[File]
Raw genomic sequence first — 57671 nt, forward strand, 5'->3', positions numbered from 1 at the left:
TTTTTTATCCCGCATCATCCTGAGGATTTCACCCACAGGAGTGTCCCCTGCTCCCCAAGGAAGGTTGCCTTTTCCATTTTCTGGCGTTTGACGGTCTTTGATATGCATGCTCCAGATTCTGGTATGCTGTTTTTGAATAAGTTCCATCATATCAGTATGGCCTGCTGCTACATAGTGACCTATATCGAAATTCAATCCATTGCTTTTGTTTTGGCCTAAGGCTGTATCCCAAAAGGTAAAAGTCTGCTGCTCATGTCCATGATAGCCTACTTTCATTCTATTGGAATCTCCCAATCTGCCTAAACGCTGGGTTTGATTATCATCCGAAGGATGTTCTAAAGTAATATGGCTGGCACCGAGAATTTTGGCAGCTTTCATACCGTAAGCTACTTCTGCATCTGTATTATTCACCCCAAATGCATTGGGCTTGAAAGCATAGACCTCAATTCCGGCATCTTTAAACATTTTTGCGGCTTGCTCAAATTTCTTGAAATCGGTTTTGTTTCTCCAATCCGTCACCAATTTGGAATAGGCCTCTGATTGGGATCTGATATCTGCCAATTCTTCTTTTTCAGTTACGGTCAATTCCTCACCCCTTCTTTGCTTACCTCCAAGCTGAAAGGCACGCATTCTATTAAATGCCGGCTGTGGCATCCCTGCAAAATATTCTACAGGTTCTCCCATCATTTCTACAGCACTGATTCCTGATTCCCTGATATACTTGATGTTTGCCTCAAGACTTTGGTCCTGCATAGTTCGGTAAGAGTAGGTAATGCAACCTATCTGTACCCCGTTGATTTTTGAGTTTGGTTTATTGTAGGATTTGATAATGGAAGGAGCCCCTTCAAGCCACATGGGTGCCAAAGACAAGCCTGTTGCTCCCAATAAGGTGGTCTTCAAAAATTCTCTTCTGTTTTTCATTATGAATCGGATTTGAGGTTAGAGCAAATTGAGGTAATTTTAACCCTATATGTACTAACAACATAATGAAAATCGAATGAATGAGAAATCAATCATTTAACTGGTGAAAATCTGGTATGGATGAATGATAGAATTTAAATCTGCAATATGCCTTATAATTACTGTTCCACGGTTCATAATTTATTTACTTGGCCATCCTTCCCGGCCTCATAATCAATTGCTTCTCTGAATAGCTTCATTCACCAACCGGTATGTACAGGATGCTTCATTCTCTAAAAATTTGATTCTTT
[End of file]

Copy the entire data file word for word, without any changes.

Raw genomic sequence first — 57671 nt, forward strand, 5'->3', positions numbered from 1 at the left:
TTTTTTATCCCGCATCATCCTGAGGATTTCACCCACAGGAGTGTCCCCTGCTCCCCAAGGAAGGTTGCCTTTTCCATTTTCTGGCGTTTGACGGTCTTTGATATGCATGCTCCAGATTCTGGTATGCTGTTTTTGAATAAGTTCCATCATATCAGTATGGCCTGCTGCTACATAGTGACCTATATCGAAATTCAATCCATTGCTTTTGTTTTGGCCTAAGGCTGTATCCCAAAAGGTAAAAGTCTGCTGCTCATGTCCATGATAGCCTACTTTCATTCTATTGGAATCTCCCAATCTGCCTAAACGCTGGGTTTGATTATCATCCGAAGGATGTTCTAAAGTAATATGGCTGGCACCGAGAATTTTGGCAGCTTTCATACCGTAAGCTACTTCTGCATCTGTATTATTCACCCCAAATGCATTGGGCTTGAAAGCATAGACCTCAATTCCGGCATCTTTAAACATTTTTGCGGCTTGCTCAAATTTCTTGAAATCGGTTTTGTTTCTCCAATCCGTCACCAATTTGGAATAGGCCTCTGATTGGGATCTGATATCTGCCAATTCTTCTTTTTCAGTTACGGTCAATTCCTCACCCCTTCTTTGCTTACCTCCAAGCTGAAAGGCACGCATTCTATTAAATGCCGGCTGTGGCATCCCTGCAAAATATTCTACAGGTTCTCCCATCATTTCTACAGCACTGATTCCTGATTCCCTGATATACTTGATGTTTGCCTCAAGACTTTGGTCCTGCATAGTTCGGTAAGAGTAGGTAATGCAACCTATCTGTACCCCGTTGATTTTTGAGTTTGGTTTATTGTAGGATTTGATAATGGAAGGAGCCCCTTCAAGCCACATGGGTGCCAAAGACAAGCCTGTTGCTCCCAATAAGGTGGTCTTCAAAAATTCTCTTCTGTTTTTCATTATGAATCGGATTTGAGGTTAGAGCAAATTGAGGTAATTTTAACCCTATATGTACTAACAACATAATGAAAATCGAATGAATGAGAAATCAATCATTTAACTGGTGAAAATCTGGTATGGATGAATGATAGAATTTAAATCTGCAATATGCCTTATAATTACTGTTCCACGGTTCATAATTTATTTACTTGGCCATCCTTCCCGGCCTCATAATCAATTGCTTCTCTGAATAGCTTCATTCACCAACCGGTATGTACAGGATGCTTCATTCTCTAAAAATTTGATTCTTT